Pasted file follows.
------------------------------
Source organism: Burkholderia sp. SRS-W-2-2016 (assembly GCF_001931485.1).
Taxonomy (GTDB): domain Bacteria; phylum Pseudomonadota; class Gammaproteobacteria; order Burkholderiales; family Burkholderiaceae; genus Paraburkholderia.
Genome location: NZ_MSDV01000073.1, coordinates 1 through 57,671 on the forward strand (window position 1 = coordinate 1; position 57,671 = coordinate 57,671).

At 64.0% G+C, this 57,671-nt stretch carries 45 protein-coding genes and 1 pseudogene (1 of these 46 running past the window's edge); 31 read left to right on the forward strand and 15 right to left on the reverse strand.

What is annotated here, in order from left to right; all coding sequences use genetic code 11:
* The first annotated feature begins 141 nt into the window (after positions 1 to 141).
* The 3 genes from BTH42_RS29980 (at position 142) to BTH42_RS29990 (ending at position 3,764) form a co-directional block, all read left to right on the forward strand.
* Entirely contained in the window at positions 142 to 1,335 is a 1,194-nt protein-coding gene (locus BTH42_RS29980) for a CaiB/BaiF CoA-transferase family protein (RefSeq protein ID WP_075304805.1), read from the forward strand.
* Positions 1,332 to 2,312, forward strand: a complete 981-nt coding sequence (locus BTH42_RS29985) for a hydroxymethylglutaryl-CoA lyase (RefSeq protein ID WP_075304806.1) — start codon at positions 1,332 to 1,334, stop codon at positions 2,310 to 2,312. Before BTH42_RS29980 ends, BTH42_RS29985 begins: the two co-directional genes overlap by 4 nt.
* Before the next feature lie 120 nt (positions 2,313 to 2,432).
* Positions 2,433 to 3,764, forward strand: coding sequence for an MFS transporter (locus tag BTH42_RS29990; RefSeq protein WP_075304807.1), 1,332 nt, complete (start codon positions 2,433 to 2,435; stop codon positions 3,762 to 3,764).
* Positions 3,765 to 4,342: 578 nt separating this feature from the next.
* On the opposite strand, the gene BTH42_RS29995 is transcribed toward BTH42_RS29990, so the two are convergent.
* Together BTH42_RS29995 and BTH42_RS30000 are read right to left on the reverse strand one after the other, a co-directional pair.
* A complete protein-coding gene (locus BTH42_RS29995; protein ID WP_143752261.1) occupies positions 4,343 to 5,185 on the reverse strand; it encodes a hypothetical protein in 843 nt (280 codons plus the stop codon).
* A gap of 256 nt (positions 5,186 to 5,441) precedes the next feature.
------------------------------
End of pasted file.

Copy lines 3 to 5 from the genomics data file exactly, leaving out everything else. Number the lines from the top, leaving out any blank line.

Genome location: NZ_MSDV01000073.1, coordinates 1 through 57,671 on the forward strand (window position 1 = coordinate 1; position 57,671 = coordinate 57,671).

At 64.0% G+C, this 57,671-nt stretch carries 45 protein-coding genes and 1 pseudogene (1 of these 46 running past the window's edge); 31 read left to right on the forward strand and 15 right to left on the reverse strand.

What is annotated here, in order from left to right; all coding sequences use genetic code 11: